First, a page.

Charlotte Rietveld is feeling bewildered by the Government’s changes but realises there is no going back.
Fancy us coming out in protest. The silent majority, who play by the rules and don’t wish to make a fuss. The beloved rural Karens and stale, pale males. The tax paying backbone that keeps on keeping on. All fearing death by a thousand autonomy-robbing cuts. Pushed so far we’ve finally realised it’s time to shift into low range and dig in. Nurses, teachers, port and freezing workers? They’ve got protesting down pat. But farmers out there brandishing baling twine as the mud tyres squeak past Four Square? Now I’ve really lived.
However, let’s not confuse what is being protested. I suspect I was not alone in feeling 90 years old when realising with alarm I was “hm m”-ing in agreement with Winston’s latest popular but pitiful attack on everything. Oh, how I miss the snappy ol’ silver fox. It was classic Winston and so like Trump, whose harnessing of the US Rust Belt’s dissatisfaction makes more and more sense. Welcome to the world of being a low-value voting group. Labour has little to lose from farmers – we are political capital to be burned at the altar of philosophical change. And right now NZ is in a phase of phenomenally fast change.
Like so many, I hate change. But cringe all you like, NZ has very trendily ‘pivoted’. Jacinda is flat-footing fifth gear with autonomous vehicle-gas in the tank. We are now all about indigenous prioritisation, climate changing environmental evangelism, worshipping well-being, gender diversity, equality everything, cancelling anything, Te Reo Maori everywhere and hate-speech nowhere. Practicality has been trumped by awareness; the majority-rules approach of the past is making way for a more compromising society keenly aware of the vulnerable.
Rest assured you are not alone in feeling drained and bewildered by all this. It strains eyes and ears so much I no longer even begrudge our household’s pre-schooler-owing inability to tune in to radio or TV. Like it I do not, but I am well aware fundamental change is happening for good reason.
Much like my Winston-hmming, the political right-wing will make headway ridiculing this ideological transformation. But no future government will be able to back-peddle on this, our culture is evolving. And it needs to. There has been too much pressure building, too many people are struggling. Struggling not just financially, they feel unrecognised, trapped enabling other people’s lives, with very limited options for their own. The corrective trajectory is undeniably daunting but the ‘road to Zimbabwe’ that Winston once warned of is ideally being averted not advanced. This is a revolution to avoid a revolution.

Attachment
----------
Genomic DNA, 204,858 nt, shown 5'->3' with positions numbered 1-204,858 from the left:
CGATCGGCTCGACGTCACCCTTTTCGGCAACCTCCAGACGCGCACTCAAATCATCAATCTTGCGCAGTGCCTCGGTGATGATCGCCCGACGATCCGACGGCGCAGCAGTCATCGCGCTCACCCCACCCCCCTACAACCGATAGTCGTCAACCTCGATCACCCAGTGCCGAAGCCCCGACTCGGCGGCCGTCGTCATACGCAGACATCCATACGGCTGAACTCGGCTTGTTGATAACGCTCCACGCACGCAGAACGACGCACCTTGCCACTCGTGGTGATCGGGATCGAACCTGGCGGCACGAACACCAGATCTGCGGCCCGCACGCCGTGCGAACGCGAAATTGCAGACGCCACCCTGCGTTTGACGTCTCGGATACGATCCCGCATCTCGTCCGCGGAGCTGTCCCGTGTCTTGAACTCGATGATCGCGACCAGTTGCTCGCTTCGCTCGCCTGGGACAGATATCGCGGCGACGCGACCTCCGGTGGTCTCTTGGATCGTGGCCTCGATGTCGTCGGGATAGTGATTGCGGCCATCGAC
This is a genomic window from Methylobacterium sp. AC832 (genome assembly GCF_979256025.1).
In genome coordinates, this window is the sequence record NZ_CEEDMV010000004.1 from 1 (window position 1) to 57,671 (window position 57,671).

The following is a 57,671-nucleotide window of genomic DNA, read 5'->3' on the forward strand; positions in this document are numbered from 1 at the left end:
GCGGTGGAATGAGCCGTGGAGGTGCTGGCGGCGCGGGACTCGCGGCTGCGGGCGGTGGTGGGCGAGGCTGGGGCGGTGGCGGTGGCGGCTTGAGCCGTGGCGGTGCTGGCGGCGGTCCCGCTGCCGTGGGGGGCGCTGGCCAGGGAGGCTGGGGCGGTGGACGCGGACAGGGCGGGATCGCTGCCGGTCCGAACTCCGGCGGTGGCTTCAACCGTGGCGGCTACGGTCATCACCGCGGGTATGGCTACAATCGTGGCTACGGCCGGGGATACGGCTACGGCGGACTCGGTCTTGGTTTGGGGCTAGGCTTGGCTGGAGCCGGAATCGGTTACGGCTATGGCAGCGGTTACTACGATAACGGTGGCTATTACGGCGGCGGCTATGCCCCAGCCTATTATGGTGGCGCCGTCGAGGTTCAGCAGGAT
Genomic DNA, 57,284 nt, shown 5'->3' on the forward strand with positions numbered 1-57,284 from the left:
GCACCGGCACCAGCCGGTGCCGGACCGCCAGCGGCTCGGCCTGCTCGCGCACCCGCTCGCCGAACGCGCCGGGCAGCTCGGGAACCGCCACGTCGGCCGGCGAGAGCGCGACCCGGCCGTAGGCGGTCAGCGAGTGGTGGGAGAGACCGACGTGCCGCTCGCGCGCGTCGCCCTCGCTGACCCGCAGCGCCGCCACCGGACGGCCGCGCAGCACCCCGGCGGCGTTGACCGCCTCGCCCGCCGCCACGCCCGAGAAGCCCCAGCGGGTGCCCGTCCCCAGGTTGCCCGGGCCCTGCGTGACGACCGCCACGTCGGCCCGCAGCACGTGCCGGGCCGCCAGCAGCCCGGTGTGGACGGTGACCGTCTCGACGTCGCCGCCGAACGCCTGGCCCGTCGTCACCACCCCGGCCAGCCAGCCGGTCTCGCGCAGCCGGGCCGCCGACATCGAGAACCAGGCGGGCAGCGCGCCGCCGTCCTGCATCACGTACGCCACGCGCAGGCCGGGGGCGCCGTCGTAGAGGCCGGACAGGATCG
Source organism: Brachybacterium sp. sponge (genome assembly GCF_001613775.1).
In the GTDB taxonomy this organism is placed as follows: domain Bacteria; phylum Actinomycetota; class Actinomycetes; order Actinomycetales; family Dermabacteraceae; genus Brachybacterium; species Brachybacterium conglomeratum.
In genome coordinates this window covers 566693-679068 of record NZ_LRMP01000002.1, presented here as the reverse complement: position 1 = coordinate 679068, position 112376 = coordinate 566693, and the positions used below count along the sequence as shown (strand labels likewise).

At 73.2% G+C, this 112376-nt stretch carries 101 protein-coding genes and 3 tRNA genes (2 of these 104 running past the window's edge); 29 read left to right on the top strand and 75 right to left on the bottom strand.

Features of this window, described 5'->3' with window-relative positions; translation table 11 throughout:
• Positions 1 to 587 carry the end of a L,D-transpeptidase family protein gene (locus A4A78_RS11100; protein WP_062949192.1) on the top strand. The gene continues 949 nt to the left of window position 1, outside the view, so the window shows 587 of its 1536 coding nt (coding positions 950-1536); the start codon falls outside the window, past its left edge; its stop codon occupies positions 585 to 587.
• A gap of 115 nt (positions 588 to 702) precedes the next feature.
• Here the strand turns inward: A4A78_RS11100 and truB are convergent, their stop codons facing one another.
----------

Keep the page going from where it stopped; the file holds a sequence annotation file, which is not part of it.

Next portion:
The key thing for me is differentiating this culture shift from the socialist shafting agriculture is receiving. Neither rests easy with me, but while the cultural changes will eventually be a win for our country, the rural regulatory barrage could go either way.
It’s clear increasing oversight is here to stay and in accepting this, I welcome rural rules. Farming regulations can be held as a badge of environmental honour, useful for both promotion and protection. But hard and fast rural regulations being formulated on the fly are well worthy of protest. All too many policies appear based on slanted science, with imminent deadlines despite impossible alternatives. It’s all stick with not a carrot to be seen.
While unworkable rural regulations are on the protest placards, I suspect it is the combination of these changes that is aggravating farmers into action. A steady stream of environmental policies has coincided with a blistering shift in societal culture. The result is farmers feeling utterly indignant. The hard daily graft to get this country to the prosperous place it is now is being ignored, instead we are the privileged who have ruined the environment. All prior onfarm environmental efforts have been belittled, hastily replaced with voter-pleasing short-sighted showmanship. If we want to be heard and make headway for our farming future, it is this and this alone that we need to be protesting.